Canon EOS-1D X firmware squashes bugs, fixes AF problem for some bodies in the process


posted Friday, February 1, 2013 at 11:57 PM EST

Canon USA has issued updated firmware for its EOS-1D X digital SLR, fixing a couple of problems and adding one new feature.

Canon EOS-1D X firmware v1.2.1 adds a new function to the Recording Card Image Size Setting option, found on tab four of the Custom Functions menu. The "Disable image size button" option deactivated this button, located on the camera's rear panel adjacent to the secondary information LCD. If your workflow means that you never change the image size, this is a great way to prevents accidental changes to the image size setting caused by the button being bumped, most likely while hanging from a shoulder strap.

The update also corrects problems with the Err 70 and Err 80 error messages being shown in certain, unidentified shooting situations. 

You'll also want to update if you've been having any difficulties with shooting using center-point autofocus at smaller apertures. Last October, Canon released updated firmware for its EOS-1D X professional digital SLR, allowing use of apertures down to f/8, great news for wildlife photographers, among others, as it meant you could still autofocus with a super-telephoto lens mounted on an extender.

Unfortunately, while Canon had started applying the updated firmware to cameras fresh off the production line, it seems there was a glitch in the variant used by the factory. Although it carried the same version number 1.1.1 as that provided on Canon's website for existing owners to install on their own bodies (and used at service centers, if you returned your camera for service), a product advisory from Canon said that on some EOS-1D X bodies, the factory-installed v1.1.1 firmware didn't allow autofocus at f/8.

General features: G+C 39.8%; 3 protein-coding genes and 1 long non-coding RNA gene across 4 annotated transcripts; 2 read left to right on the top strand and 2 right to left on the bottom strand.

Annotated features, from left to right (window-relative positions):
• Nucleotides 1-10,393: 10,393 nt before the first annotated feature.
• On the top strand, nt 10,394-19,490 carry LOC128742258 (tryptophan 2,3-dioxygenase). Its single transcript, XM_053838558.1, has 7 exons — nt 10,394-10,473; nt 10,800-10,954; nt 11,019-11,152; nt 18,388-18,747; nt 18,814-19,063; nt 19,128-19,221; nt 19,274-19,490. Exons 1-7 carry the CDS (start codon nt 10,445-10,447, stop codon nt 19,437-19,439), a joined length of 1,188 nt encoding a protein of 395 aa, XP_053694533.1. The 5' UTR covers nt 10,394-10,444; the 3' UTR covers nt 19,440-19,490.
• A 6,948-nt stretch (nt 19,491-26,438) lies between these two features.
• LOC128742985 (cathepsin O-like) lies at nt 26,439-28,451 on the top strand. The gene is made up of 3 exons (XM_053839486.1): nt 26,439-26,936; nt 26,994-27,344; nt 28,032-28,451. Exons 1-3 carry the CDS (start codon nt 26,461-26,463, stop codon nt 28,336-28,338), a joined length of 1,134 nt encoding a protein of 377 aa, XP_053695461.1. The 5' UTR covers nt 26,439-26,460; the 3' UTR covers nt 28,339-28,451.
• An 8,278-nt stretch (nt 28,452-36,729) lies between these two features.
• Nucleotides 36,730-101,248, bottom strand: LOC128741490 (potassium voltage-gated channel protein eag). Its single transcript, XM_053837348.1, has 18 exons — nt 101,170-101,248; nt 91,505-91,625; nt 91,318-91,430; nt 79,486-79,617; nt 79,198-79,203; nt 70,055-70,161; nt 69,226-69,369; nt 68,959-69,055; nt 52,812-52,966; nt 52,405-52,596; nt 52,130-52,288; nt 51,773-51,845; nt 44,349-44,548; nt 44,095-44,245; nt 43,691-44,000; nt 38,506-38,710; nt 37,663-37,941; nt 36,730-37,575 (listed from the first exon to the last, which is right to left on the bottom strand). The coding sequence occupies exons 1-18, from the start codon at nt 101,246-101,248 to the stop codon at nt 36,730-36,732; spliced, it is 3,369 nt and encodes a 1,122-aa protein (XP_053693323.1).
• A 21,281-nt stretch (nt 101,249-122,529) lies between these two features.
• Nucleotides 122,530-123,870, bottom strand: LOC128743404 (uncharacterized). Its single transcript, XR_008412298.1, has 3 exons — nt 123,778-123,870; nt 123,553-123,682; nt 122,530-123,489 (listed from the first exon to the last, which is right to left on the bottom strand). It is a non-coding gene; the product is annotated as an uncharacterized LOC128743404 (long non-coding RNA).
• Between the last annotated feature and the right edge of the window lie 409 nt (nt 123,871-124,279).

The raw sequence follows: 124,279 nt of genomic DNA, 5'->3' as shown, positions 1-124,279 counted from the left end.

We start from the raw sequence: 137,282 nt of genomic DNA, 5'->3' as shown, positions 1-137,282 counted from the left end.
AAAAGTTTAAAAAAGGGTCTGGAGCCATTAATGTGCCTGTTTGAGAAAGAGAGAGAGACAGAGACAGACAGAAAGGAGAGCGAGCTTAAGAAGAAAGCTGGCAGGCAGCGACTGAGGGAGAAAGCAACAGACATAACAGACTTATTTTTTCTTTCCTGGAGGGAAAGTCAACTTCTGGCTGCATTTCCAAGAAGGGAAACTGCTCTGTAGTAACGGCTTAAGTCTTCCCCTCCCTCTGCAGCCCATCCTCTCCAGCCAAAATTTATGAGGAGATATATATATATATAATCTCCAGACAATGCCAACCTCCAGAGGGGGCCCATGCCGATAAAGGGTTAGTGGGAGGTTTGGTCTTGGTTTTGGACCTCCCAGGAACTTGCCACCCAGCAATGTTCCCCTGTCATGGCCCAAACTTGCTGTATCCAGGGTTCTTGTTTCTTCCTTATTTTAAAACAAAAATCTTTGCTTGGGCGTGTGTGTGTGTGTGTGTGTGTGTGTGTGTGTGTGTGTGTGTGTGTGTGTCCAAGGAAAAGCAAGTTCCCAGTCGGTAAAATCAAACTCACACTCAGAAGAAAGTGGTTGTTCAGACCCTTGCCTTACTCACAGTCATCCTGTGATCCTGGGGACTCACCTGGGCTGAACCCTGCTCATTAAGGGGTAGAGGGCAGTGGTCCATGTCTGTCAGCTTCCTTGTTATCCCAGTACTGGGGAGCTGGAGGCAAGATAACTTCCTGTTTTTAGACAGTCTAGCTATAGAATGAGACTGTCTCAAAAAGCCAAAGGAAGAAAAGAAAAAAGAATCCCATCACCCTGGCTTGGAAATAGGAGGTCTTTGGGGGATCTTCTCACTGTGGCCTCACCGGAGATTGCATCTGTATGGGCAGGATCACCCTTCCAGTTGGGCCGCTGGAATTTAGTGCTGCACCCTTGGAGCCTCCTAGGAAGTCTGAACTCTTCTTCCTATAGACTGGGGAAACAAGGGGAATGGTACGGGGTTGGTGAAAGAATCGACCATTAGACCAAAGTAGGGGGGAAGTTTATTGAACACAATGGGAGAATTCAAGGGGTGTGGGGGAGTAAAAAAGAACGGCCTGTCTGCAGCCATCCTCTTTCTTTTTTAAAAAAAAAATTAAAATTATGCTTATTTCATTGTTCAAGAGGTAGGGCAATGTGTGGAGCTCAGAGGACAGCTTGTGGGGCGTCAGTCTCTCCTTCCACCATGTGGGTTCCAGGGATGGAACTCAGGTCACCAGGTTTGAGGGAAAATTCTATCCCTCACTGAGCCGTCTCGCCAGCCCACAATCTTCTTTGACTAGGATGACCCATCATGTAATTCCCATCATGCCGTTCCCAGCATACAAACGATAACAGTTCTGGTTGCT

If your EOS-1D X is on firmware v1.1.1 and the serial number contains a four or five as the sixth digit...
...then check for a white dot in the position shown above. If it's missing, you'll need to update your firmware.

This was true, said Canon, of some bodies where the sixth digit of the serial number was a four or five. If your serial number matches that pattern, you can tell whether your particular body is affected by opening the battery compartment. If there's a small white dot at the top of the battery compartment, then your camera isn't affected by the issue.

If, however, the serial number matches and the white dot is missing, then your camera is affected. The great news is that fixing the problem is extremely simple: download the latest firmware update, and apply it yourself. This will overwrite the factory-installed variant, and cure the problem. Then mount your lens and extender, and go try your newfound f/8 autofocus capability!

(And yes, we initially missed that the service advisory was published a little over a month ago; it just came to our attention today. Turns out the just-released firmware update was newer. Thanks to @jeffersonite in the comments for pointing this out!)